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Building a lab? Seoul, Paris and Rome are cheap, but try Jackson.

When selecting a foreign land in which to locate a research lab, pilot plant, or manufacturing facility, it is important to understand that design and construction costs will vary from one location to another. Not only will lab construction costs generally be different in North America, Europe, and Asia, but local variations within each continent will also be seen.

To better understand these variations, Haines Lundberg Waehler International (HLWI), a New York-based architectural/engineering/interior design firm, together with Accu-Cost Construction Consultants Inc., a New York-based cost-consulting firm, have developed a global index of construction costs for laboratories, animal research facilities, and process/pilot plants. This index represents costs compared to construction costs within the New York metropolitan area.

However, Robert Djerejian, HLWI's senior managing partner, cautions not to assume these construction costs are the sole indicator of development costs. "For instance, land prices in Tokyo, Hong Kong, Taipei, London, and Berlin are far higher than in New York, creating an overall higher development cost."

North America and Europe

The U.S., Canada, and a majority of European countries have well-established and predictable construction costs for their various regions. That's because these communities are satisfactorily serviced by many competing suppliers of laboratory and industrial products, and skilled construction labor is readily available.

Be aware, though, that "the methods of bidding and contracting vary between the two continents," says Stuart Pertz, HLWI's director of UK and European projects, "from a negotiated contract price in the U.S. to a quantity survey approach in most of Europe, with costs, construction timeframes, and product quality being nearly identical."

Asia/Pacific Rim

Conversely, the Pacific Rim is both unique and geographically diverse. It varies from the more predictable markets of Japan, South Korea, Taiwan, Singapore, and the Philippines, to the challenging and less predictable emerging nations, such as Malaysia, Vietnam, Thailand, Indonesia, and the People's Republic of China.

These emerging Asian nations have good growth potential in process/pilot plants and manufacturing facilities, but have little near-term expectations for new basic research facilities.

China represents the largest of these markets, with a practically limitless labor force that, by mandate, must be used. However, Chinese labor rates are regulated by the government and do not necessarily reflect actual wages nor the cost for training. Today, with few local suppliers of laboratory and industrial products, 60% to 80% of the building materials and construction equipment must be imported. An excise tax and import duty on all products raises what would be an abnormally low total construction cost to one that is just at or below U.S. and European price tags.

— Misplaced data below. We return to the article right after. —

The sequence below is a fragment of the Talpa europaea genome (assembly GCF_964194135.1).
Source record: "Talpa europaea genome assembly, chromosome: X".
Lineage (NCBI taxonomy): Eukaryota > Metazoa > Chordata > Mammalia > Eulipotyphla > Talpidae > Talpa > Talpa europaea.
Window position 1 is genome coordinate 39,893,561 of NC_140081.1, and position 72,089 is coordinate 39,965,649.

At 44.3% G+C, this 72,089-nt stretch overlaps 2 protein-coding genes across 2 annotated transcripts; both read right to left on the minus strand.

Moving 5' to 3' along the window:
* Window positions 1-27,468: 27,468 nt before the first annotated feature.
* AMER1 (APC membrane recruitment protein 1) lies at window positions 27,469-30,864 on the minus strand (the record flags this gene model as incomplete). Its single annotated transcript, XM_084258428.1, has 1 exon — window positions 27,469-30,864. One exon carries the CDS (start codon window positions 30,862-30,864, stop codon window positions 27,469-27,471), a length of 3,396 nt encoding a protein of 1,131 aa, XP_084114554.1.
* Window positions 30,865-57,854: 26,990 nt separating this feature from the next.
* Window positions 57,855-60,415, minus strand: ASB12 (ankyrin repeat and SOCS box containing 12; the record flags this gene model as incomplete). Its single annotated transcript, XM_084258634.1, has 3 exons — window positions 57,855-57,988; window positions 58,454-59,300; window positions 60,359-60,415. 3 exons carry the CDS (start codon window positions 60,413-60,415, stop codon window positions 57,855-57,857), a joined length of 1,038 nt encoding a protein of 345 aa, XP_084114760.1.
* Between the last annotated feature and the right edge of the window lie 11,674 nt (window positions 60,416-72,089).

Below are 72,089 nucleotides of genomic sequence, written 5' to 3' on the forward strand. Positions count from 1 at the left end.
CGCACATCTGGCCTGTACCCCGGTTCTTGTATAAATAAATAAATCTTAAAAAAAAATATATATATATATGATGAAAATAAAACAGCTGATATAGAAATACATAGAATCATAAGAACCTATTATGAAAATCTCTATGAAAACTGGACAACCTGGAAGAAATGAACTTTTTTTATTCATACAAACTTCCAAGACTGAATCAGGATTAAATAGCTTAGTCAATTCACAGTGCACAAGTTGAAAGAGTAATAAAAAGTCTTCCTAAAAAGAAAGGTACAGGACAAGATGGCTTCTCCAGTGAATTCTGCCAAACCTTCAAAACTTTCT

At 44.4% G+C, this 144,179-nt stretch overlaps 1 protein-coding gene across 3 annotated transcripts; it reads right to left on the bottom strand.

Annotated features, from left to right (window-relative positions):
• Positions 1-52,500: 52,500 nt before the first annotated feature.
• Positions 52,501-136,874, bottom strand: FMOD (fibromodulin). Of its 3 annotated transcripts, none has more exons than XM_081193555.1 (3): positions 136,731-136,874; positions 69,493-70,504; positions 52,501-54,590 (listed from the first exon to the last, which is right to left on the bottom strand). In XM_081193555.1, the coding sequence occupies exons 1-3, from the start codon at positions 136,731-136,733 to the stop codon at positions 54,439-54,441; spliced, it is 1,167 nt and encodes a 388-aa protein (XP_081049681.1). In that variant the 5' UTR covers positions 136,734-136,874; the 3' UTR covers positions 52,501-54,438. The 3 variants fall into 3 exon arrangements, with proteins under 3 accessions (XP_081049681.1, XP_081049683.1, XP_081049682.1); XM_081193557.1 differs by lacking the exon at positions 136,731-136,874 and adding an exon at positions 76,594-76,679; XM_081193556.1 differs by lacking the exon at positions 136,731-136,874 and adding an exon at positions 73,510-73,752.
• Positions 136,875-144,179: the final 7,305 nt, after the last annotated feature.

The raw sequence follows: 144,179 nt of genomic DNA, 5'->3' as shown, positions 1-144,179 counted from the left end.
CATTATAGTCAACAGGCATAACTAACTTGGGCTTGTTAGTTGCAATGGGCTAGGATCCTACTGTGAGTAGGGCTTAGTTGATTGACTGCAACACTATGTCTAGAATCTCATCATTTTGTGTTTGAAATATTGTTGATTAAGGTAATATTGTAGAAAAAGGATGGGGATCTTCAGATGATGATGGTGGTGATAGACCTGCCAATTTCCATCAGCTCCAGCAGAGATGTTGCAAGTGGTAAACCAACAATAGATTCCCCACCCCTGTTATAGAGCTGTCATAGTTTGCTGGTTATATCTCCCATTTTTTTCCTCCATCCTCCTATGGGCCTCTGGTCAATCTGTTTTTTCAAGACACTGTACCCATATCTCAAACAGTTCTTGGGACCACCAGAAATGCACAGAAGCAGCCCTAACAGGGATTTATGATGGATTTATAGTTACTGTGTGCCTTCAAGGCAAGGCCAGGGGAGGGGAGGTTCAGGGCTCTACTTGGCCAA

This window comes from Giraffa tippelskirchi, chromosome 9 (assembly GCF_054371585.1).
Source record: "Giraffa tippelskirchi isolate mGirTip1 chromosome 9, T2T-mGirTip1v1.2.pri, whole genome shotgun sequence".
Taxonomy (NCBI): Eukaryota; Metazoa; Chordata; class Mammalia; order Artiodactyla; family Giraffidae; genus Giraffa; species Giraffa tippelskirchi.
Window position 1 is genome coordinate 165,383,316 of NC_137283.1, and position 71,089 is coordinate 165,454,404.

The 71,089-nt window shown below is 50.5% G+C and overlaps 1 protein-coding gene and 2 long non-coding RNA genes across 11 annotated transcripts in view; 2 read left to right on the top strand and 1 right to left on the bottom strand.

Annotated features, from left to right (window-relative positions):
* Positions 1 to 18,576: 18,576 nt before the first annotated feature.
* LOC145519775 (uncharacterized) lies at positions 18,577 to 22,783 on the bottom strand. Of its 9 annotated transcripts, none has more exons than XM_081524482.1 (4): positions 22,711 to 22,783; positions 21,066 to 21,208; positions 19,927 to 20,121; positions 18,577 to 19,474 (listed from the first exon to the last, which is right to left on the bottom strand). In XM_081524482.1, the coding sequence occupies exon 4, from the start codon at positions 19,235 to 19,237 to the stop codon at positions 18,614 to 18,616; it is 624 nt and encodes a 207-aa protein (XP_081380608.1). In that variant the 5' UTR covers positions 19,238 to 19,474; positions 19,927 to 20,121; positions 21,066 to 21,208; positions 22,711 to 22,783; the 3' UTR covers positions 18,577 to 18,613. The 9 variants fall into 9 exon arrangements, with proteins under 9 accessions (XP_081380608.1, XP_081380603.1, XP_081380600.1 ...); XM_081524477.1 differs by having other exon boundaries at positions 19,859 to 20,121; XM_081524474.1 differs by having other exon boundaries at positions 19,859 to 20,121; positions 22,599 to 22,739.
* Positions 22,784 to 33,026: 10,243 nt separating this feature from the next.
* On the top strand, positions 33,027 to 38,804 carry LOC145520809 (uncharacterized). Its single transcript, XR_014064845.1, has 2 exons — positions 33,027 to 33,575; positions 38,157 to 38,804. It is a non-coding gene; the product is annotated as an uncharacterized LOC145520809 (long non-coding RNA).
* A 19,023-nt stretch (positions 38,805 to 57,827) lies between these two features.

Many specialty finishes are difficult to achieve, and long construction periods can be expected, due to logistical problems related to the delivery of materials, especially inland. Accelerated, or "fast track" construction programs, are currently difficult to implement. The good news is that free trade zones have been established in selected coastal cities to promote faster development of the construction industry.

"The expected return on investment in China is four to five years, compared to nearly 20 years in the U.S.," says Yu-Heng Shang, HLWI's director of Asian projects. "Annual rents in the more attractive parts of many major Chinese cities are now approaching the base building construction costs."
Construction Cost Index for North America

Anchorage                             100
Atlanta                                75
Baltimore, Md.                         85
Billings, Mont.                        60
Boston                                 90
Chicago                                90
Cleveland                              90
Dallas/Fort Worth                      76
Denver                                 80
Honolulu                               95
Houston                                75
Jackson, Miss.                         65
Los Angeles                           100
Mexico City                            70
Miami                                  70
Minneapolis                            85
Montreal                               95
New York City                         110
Orlando, Fla.                          70
Phoenix                                75
Raleigh, N.C.                          75
San Francisco                         110
Salt Lake City                         78
Seattle                                85
Topeka, Kan.                           69
Vancouver, Canada                      92
Construction Cost Index For New York
Metro Area
(Dollars/gross [ft.sup.2])

Biotechnology lab                     275
Chemistry lab                         290
Process/pilot plant                   310
Animal facility                       340
Construction Cost Index For Asian Cities

Beijing                               85
Bangkok, Thailand                     90
Bombay, India                         95
Chungking, China                      90
Hong Kong                             80
Jakarta, Indonesia                    95
Kuala Lumpur, Malaysia                90
Osaka, Japan                         120
Sydney, Australia                     90
Seoul, South Korea                    83
Taipei, Taiwan                        85
Tokyo                                130
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Title Annotation:Jackson, Mississippi
Author:Drake, Ken
Publication:R & D
Date:Oct 1, 1994
Words:687
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